I'm new to all this turbo malarky. Can someone explain what blow off valves and turbo timers do, or point me so a website which explains such things.
Close...... The pressure on the intake side can stall the turbo (force it to stop), or at least create large 'shock loads' on the turbo shaft by this forced deceleration. The Wastegate moves purely to control the speed of the turbo, so what could happen is the wastegate being closed (directing exhaust gases over the turbine to spin the turbo) for a split second after you lift off... So the combined effect of the exhaust gases trying to spin the turbine and the pressure on the manifold side = lotsa stress on the shaft. The wastegate will open, however, to allow the turbo to decelerate so you are 99% correct, it just may not open that quickly.Without a dump valve when you lift off the throttle the pressure on the intake side builds up too much and stalls the turbo. At the same time cos the boost pressure has got so high the wastegate opens and directs the exhaust past the turbine so it really does stop.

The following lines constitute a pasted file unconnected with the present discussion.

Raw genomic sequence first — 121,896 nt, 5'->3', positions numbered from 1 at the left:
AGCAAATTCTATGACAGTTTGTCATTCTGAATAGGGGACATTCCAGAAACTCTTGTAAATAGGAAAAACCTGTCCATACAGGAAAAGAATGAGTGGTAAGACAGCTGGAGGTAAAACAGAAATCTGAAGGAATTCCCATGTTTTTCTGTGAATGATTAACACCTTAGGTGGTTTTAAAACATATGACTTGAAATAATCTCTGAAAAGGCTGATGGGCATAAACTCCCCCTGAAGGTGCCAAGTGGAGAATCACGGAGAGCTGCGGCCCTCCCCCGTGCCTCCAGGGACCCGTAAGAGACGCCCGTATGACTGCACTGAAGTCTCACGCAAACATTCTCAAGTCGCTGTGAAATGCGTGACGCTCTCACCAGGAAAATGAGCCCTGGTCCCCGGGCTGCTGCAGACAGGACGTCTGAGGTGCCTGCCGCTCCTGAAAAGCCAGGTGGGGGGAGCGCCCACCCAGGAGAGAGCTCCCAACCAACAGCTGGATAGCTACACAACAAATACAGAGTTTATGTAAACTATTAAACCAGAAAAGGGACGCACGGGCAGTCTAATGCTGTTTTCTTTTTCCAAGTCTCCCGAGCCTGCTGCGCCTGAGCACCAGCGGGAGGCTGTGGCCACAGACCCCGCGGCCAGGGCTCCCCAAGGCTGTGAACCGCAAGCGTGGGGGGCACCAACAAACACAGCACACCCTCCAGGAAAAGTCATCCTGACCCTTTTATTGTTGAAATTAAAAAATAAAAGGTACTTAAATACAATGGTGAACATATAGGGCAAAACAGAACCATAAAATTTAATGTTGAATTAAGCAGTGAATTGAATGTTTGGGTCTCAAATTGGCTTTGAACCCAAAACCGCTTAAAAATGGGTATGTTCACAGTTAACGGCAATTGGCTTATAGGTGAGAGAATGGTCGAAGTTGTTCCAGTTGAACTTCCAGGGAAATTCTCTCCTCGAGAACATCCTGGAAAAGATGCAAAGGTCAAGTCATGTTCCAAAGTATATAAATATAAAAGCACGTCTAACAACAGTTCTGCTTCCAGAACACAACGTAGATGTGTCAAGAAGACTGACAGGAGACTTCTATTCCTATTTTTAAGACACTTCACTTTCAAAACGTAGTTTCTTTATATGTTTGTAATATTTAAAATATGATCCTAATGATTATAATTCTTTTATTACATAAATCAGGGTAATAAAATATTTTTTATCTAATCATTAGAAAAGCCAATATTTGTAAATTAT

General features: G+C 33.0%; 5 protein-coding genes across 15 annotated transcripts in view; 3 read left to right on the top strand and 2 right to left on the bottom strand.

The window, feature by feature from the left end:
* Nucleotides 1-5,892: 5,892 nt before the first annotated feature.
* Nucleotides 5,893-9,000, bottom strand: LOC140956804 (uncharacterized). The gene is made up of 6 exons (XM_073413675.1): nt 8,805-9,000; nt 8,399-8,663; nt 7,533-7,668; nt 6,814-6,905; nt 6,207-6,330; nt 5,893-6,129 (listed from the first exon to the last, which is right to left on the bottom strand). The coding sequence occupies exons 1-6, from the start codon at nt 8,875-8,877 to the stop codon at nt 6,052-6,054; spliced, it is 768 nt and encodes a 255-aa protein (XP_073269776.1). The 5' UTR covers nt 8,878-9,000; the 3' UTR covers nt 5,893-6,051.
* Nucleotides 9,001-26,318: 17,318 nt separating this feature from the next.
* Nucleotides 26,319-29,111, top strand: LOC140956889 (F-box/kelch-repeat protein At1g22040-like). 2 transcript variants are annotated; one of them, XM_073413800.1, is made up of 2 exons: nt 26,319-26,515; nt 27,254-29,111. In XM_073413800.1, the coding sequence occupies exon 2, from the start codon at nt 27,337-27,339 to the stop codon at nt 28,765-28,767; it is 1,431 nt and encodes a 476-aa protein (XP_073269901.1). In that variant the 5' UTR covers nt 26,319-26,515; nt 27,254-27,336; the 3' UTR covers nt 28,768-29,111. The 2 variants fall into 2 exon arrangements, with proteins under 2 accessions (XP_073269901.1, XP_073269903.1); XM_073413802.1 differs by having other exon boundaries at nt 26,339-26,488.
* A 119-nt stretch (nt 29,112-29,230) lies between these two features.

Boost pressure will still get as high as without a dump valve (unless its set to release at lower pressures on an adjustable one), but it will release when necessary to stop the backpressure on the compressor. Turbo will spool up faster with a dump valve correctly fitted because there is not backpressure on the compressor when you change gear, so even though the wastegate will open as you change gear(releasing the gases spinning the turbine), the turbo will continue to spin thru its own momentum, so that when you put the foot down again it has less accelerating to do!With a dump valve the extra pressure is released on the intake side, so that turbo doesn't stall. In addition the boost pressure doesn't get so high, so the wastegate remains at least partly closed so the exhaust gasses keep the turbo spinning.
Not that I know of, but that certainly doesn't mean such a thing doesn't exist. However, it would only do the same job as a dump valve anyway.When you don't have a dump valve is there any other form of pressure release on the intake side ?
Thats it spot on mate.... The throttle butterfly (basically a round metal disc in the inlet plenum which is tilted on a shaft by the throttle cable) stops the air getting in, thats why the backpressure occurs on the compressor. All that air is trapped between the now closed throttle butterfly and the compressor.don't you then get massive overboost when you lift off the throttle, potentially causing detonation and damaging the engine - or does that fact that the thtottle butterfly is nearly shut stop too much air getting in ?
Thanks. I've got a reasonable understanding of engines already, but fuel injection and turbo's are pretty new to me.Man, you are learning seriously fast!